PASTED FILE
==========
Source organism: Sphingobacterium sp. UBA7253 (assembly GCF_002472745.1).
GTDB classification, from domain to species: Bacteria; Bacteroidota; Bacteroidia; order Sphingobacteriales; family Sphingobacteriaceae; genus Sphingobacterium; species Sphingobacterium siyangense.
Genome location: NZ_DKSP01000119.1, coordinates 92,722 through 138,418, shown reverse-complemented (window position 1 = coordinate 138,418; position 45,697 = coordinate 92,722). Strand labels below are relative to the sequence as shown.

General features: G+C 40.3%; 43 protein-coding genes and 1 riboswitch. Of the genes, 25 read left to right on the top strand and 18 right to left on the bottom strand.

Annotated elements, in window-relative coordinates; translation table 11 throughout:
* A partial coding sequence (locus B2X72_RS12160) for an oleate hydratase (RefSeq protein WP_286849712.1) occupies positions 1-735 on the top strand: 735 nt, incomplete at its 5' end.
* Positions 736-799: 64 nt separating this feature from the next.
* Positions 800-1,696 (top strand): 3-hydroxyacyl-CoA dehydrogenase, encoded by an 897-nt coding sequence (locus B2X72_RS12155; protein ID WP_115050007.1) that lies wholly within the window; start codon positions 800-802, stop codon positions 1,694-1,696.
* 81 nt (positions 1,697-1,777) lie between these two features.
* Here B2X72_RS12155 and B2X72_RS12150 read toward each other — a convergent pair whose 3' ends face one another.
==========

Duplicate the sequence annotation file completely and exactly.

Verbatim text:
Source organism: Sphingobacterium sp. UBA7253 (assembly GCF_002472745.1).
GTDB classification, from domain to species: Bacteria; Bacteroidota; Bacteroidia; order Sphingobacteriales; family Sphingobacteriaceae; genus Sphingobacterium; species Sphingobacterium siyangense.
Genome location: NZ_DKSP01000119.1, coordinates 92,722 through 138,418, shown reverse-complemented (window position 1 = coordinate 138,418; position 45,697 = coordinate 92,722). Strand labels below are relative to the sequence as shown.

General features: G+C 40.3%; 43 protein-coding genes and 1 riboswitch. Of the genes, 25 read left to right on the top strand and 18 right to left on the bottom strand.

Annotated elements, in window-relative coordinates; translation table 11 throughout:
* A partial coding sequence (locus B2X72_RS12160) for an oleate hydratase (RefSeq protein WP_286849712.1) occupies positions 1-735 on the top strand: 735 nt, incomplete at its 5' end.
* Positions 736-799: 64 nt separating this feature from the next.
* Positions 800-1,696 (top strand): 3-hydroxyacyl-CoA dehydrogenase, encoded by an 897-nt coding sequence (locus B2X72_RS12155; protein ID WP_115050007.1) that lies wholly within the window; start codon positions 800-802, stop codon positions 1,694-1,696.
* 81 nt (positions 1,697-1,777) lie between these two features.
* Here B2X72_RS12155 and B2X72_RS12150 read toward each other — a convergent pair whose 3' ends face one another.